Mayor Edward I. Koch, after visiting a Queens school, said none of the
children he saw were talking about AIDS, and he said parents were only
scaring them by making a to-do over the issue.
The unknown second grader was let into the schools described as
having completed nursery school, kindergarten and first grade since
being diagnosed with a condition associated with AIDS.:

(Continued from Page i)
University's primary recruiting
grounds.
Those predictions concern Univer-.
, sity officials, even though the actual
number of applicants to the Univer-
sity has risen in recent years. Ad-
ministrators say the pool appears
larger only because high school

graduates today apply on average to
more colleges than they did a decade
ago.
ROBERT Holmes, assistant vice
president for academic affairs, noted
that the study "had definitely been in
the back of everybody's minds."
In his charge to the panel, Frye
wrote: "With a diminishing pool of

PART TIME EMPLOYMENT -
NIGHTS
The College of Literature, Science, and the Arts is interview-
ing students interested in working for a fundraising phonathon
calling LS&A alumni across the country. The phonathon runs
five nights per week, Sunday through Thursday, September
29 through November 21. You work two of the five nights
available each week with some opportunity to work addition-
al nights. Hours: 6:30 - 9:30 p.m.
-Pay: $4.00 per hour
LS&A Students Preferred
CALL 763-5576 FOR AN INTERVIEW
The University of Michigan is an Equal Opportunity,
Affirmative Action Employer

potential students, increasingly inten-
se recruiting competition from other
institutions, uncertainty regarding
the level of support to be expected
from state and federal sources, and
worrisome trends in the costs to
students and their families ..., it is
clear that a careful examination of
how best the University can organize
and carry out its admissions and
recruiting efforts will be essential."
Jack Walker, a political science
professor who worked on the ISR
study, said "secondary schools have
had to deal with this problem already
and it has resulted in many schools
closing. Now we have to deal with the
problem."
WALKER and Political Science
Prof. John Chamberlain are the only
two appointments made to the com-
mittee so far. Chamberlain noted that
the panel will consider several
strategies.
For instance, the panel will discuss
whether the University should in-
crease the percentage of out-of-state
students it admits every year if ap-
plications from in-state students fall,
short of goals, reduce student enroll-
ment, or lower admissions standards.

Chamberlain pointed out, however,
that each of those options has pitfalls.
Downsizing student enrollment
means revenue from tuition will drop,
requiring cutbacks in University ex-
penses. Raising the out-of-state
student population is politically un-
wise for a university supported by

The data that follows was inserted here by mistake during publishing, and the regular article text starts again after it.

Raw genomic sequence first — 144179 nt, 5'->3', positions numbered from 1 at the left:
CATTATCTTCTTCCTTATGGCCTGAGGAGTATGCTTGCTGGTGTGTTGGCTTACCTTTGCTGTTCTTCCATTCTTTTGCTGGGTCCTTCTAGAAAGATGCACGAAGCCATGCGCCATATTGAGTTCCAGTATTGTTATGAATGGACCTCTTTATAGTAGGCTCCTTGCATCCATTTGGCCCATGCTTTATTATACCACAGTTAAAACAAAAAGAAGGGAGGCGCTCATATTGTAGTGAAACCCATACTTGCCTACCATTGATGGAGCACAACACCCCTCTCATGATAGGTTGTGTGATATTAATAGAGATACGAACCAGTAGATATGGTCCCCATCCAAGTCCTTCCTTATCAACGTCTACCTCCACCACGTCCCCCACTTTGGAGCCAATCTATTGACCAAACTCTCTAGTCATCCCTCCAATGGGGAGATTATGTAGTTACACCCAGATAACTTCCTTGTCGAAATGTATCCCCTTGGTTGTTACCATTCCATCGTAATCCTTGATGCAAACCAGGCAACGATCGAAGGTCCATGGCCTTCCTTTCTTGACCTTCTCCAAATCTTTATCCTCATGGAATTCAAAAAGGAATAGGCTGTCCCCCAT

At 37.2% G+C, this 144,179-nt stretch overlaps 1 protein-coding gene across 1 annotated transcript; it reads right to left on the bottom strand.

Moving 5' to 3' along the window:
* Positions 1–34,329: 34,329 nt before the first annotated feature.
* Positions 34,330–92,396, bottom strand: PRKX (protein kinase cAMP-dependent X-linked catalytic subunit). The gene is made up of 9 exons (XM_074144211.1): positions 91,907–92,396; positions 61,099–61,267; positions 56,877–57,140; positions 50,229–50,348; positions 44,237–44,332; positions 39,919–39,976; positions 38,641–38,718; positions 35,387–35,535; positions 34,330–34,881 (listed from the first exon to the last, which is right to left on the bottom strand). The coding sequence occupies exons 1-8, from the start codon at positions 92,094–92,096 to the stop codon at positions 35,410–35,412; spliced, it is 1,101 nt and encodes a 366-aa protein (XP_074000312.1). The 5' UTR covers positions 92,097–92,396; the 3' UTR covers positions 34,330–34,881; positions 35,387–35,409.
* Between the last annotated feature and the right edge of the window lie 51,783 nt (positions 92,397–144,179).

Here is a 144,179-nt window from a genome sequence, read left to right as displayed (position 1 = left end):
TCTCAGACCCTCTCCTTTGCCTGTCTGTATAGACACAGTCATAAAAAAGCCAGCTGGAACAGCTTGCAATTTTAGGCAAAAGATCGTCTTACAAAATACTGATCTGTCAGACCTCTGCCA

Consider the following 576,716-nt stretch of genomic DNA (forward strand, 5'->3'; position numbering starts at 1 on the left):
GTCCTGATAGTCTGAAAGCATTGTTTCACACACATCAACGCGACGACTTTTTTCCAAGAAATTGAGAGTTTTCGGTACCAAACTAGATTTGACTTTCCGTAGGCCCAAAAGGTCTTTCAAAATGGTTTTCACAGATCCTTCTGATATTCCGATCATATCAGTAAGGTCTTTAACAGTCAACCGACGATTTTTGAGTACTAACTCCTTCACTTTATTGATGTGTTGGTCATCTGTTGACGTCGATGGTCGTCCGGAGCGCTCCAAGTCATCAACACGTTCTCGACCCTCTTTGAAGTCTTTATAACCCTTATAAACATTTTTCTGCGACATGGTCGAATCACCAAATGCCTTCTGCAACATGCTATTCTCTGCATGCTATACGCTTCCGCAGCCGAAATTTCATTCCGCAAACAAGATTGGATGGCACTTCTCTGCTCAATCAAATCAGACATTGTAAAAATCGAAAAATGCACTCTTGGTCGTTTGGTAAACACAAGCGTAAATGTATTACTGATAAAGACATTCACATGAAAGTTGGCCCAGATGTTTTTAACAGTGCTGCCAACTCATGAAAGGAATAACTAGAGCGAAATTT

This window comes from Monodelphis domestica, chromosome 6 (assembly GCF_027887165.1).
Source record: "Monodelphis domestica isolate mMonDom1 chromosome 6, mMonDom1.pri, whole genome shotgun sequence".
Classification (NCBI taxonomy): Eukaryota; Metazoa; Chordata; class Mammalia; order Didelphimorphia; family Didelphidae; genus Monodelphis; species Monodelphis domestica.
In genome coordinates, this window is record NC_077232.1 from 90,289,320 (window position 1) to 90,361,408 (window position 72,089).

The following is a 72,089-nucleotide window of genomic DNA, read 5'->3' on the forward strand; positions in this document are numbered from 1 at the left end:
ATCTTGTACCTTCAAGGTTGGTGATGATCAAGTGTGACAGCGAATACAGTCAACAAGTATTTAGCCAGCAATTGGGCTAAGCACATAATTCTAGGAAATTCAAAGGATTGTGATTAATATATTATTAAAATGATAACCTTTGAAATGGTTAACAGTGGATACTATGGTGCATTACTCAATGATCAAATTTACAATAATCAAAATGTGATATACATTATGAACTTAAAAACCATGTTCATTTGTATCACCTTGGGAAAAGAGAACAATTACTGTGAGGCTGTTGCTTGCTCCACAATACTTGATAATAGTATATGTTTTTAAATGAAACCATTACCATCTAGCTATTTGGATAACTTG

state tax payers, he added, while
University officials are opposed to
lowering admissions standards.
Improving the University's
recruiting strategies is another issue
the panel will study, Chamberlain
said, though he added that efforts to
beef up minority recruitment and
financial aid incentives are already
underway in other University offices.
"(Associate Vice President for
Academic Affairs) Niara Sudarkasa's
office is already taking on a major in-
tiative to increase minority
enrollment," Chamberlain said.
"While we'll deal some with the
question, I don't picture us serving as
a watchdog over their efforts."
Forum
explores
'13' computers
(Continued from Page 1)
student use.
Presently, the University has about
225 terminals scattered around cam-
pus. By 1988, Van Houweling said that
number should increase to around
2,000, or one terminal for every 15
students.
He also said that sales of computers
'and computer software will be expan-
ded. The University has sold Macin-
tosh and Zenith computers to studen-
ts, faculty, and staff for over a year
now at substantially discounted
prices.
THE LINE OF discount computers
being sold now includes IBM personal
computers, which went on sale almost
two weeks ago. Prices for the IBM
models range from $1,093 to $4,471.
Also at the forum was Henry John-
son, the University's vice president
for student services. Johnson said
that the University aims to have 60
workstations in seven residence halls
by the end of this term, and 150 ter-
minals in those dorms by the end of
the year.
Such a rapid proliferation of ter-
minals is expensive, Johnson pointed
out. The residence hall program will
cost around $200,000 to implement,
with another $50-60,000 in operating
costs. .
STUDENTS at the forum raised
concerns about the costs of these new
programs, in particular about the fees
that probably will be assessed to
every student starting next term.
Although only engineering and
business student now pay fees to